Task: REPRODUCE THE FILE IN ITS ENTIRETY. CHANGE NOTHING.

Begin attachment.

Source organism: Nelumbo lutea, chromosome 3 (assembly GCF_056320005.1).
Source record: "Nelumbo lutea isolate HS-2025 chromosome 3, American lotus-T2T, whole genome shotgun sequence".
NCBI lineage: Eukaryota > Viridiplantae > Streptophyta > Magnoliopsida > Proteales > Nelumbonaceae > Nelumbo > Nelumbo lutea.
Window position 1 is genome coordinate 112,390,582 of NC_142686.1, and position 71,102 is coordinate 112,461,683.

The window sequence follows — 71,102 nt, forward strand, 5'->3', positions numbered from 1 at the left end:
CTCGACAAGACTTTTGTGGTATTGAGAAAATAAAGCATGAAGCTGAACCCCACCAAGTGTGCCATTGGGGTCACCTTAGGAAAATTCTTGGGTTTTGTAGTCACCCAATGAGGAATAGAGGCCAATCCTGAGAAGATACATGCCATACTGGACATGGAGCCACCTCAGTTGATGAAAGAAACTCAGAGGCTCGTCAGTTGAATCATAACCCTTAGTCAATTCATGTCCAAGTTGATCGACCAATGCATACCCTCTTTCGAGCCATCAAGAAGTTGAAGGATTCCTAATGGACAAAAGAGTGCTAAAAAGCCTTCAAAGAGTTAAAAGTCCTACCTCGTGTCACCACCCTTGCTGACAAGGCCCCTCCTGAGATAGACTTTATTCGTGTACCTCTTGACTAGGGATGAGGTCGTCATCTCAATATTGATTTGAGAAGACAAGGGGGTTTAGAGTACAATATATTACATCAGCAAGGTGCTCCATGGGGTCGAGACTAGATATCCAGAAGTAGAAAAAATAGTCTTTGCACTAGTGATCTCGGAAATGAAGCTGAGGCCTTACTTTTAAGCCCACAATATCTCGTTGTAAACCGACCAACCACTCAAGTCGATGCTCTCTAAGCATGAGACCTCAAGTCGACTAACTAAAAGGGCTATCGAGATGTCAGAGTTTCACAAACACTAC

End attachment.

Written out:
Source organism: Nelumbo lutea, chromosome 3 (assembly GCF_056320005.1).
Source record: "Nelumbo lutea isolate HS-2025 chromosome 3, American lotus-T2T, whole genome shotgun sequence".
NCBI lineage: Eukaryota > Viridiplantae > Streptophyta > Magnoliopsida > Proteales > Nelumbonaceae > Nelumbo > Nelumbo lutea.
Window position 1 is genome coordinate 112,390,582 of NC_142686.1, and position 71,102 is coordinate 112,461,683.

The window sequence follows — 71,102 nt, forward strand, 5'->3', positions numbered from 1 at the left end:
CTCGACAAGACTTTTGTGGTATTGAGAAAATAAAGCATGAAGCTGAACCCCACCAAGTGTGCCATTGGGGTCACCTTAGGAAAATTCTTGGGTTTTGTAGTCACCCAATGAGGAATAGAGGCCAATCCTGAGAAGATACATGCCATACTGGACATGGAGCCACCTCAGTTGATGAAAGAAACTCAGAGGCTCGTCAGTTGAATCATAACCCTTAGTCAATTCATGTCCAAGTTGATCGACCAATGCATACCCTCTTTCGAGCCATCAAGAAGTTGAAGGATTCCTAATGGACAAAAGAGTGCTAAAAAGCCTTCAAAGAGTTAAAAGTCCTACCTCGTGTCACCACCCTTGCTGACAAGGCCCCTCCTGAGATAGACTTTATTCGTGTACCTCTTGACTAGGGATGAGGTCGTCATCTCAATATTGATTTGAGAAGACAAGGGGGTTTAGAGTACAATATATTACATCAGCAAGGTGCTCCATGGGGTCGAGACTAGATATCCAGAAGTAGAAAAAATAGTCTTTGCACTAGTGATCTCGGAAATGAAGCTGAGGCCTTACTTTTAAGCCCACAATATCTCGTTGTAAACCGACCAACCACTCAAGTCGATGCTCTCTAAGCATGAGACCTCAAGTCGACTAACTAAAAGGGCTATCGAGATGTCAGAGTTTCACAAACACTAC